The federal government Thursday gave reasons why American firm – General Electric (GE), pulled out of a planned $2.7 billion deal to concession and rehabilitate Nigeria’s narrow gauge railway, stating that GE was no longer in the business of transportation and had to hand over its interest in the deal to another firm.

Minister of Transportation, Mr. Rotimi Amaechi, said that prior to GE backing out of the deal, it had not signed any concession agreement with it or any of the firms involved but was still negotiating with them.

Amaechi said during an interview on the ‘The Morning Show’ of ARISE News Network, that GE did not abandon the railway deal on account of Nigeria’s economy, which economic experts said wasn’t doing very well even though the government believes otherwise.

“General Electric did not pull out. One thing that thrives heavily in Nigeria is rumour, I don’t know where you got that information, no concession agreement has been signed, none. We have been negotiating, there is no way you will get a concession agreement in one year,” said Amaechi, in the interview monitored in Abuja.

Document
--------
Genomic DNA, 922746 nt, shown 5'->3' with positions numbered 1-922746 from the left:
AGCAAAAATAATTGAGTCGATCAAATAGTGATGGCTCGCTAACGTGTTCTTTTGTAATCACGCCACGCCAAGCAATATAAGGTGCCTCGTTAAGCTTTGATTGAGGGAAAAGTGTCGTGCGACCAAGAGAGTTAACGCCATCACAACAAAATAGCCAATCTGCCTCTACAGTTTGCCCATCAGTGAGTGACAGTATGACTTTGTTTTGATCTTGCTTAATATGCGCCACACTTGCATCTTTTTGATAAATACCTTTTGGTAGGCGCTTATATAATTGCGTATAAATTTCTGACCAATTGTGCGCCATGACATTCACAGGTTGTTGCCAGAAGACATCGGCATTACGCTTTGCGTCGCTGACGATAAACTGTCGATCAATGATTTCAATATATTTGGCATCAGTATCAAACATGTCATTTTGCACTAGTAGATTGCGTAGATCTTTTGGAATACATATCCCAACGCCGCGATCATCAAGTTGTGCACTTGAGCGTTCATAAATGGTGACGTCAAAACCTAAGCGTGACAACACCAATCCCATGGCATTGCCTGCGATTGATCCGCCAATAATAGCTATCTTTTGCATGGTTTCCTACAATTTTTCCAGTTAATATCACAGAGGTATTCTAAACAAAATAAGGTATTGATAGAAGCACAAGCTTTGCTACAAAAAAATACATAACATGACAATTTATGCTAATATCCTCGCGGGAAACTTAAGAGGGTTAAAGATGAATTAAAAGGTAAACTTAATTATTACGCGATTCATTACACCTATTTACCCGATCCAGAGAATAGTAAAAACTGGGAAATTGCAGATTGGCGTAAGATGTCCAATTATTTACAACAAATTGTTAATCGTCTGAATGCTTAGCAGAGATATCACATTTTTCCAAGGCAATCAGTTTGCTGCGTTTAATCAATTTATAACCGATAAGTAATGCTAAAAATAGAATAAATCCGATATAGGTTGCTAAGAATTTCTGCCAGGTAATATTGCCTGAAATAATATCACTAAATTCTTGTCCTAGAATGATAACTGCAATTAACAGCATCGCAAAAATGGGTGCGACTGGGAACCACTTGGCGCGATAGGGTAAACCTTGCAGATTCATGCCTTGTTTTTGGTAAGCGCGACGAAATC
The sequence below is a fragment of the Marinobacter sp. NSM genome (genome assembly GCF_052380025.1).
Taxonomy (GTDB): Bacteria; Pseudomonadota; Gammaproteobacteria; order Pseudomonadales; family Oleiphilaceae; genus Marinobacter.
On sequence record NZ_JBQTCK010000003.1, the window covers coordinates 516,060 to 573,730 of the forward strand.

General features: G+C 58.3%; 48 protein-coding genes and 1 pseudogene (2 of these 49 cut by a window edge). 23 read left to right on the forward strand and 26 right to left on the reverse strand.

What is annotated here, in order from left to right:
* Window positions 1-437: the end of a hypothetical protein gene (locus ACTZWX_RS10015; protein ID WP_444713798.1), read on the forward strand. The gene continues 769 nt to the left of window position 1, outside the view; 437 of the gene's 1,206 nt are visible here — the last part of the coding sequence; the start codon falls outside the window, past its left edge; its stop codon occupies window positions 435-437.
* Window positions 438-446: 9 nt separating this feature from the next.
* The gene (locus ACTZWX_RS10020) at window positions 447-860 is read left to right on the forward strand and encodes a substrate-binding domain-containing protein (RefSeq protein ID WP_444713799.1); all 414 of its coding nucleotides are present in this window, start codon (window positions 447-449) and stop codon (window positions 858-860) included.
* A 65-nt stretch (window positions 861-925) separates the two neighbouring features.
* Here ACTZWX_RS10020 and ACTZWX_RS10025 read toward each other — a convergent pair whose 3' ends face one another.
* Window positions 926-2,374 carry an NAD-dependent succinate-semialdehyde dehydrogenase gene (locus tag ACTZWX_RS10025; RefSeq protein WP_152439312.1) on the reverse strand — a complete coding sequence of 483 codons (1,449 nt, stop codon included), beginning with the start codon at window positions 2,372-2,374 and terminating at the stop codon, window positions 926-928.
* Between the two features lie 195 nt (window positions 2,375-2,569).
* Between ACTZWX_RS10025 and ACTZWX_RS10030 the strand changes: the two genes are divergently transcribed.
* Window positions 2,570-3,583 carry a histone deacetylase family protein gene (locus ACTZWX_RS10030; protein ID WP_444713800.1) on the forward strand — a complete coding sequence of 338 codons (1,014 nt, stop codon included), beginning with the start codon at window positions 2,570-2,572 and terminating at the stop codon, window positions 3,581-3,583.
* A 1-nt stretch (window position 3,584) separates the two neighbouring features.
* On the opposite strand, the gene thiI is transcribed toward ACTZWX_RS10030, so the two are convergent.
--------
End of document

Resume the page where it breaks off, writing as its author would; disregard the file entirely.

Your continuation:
He explained: “What happened is that most of their business activities, they have dropped a lot of (them), I don’t know if it includes energy, transportation and all that. When they found out that they couldn’t continue in that line of business…because they were no longer in transportation business, the next company took over the lease, they didn’t pull out, it has nothing to do with our economy, they were excited about this thing.”

Amaechi, noted that GE told him they had for 11 years approached different governments of Nigeria to do the railway concession but weren’t successful because previous governments wanted to award contracts for the railway while that of Muhammadu Buhari, preferred the concession model.

He stated that South African firm, Transnet SOC Limited, which deals in pipeline, port, and rail construction would now take over from GE, and a Special Purpose Vehicle (SPV) will be set up with Transnet and other firms to do the job.

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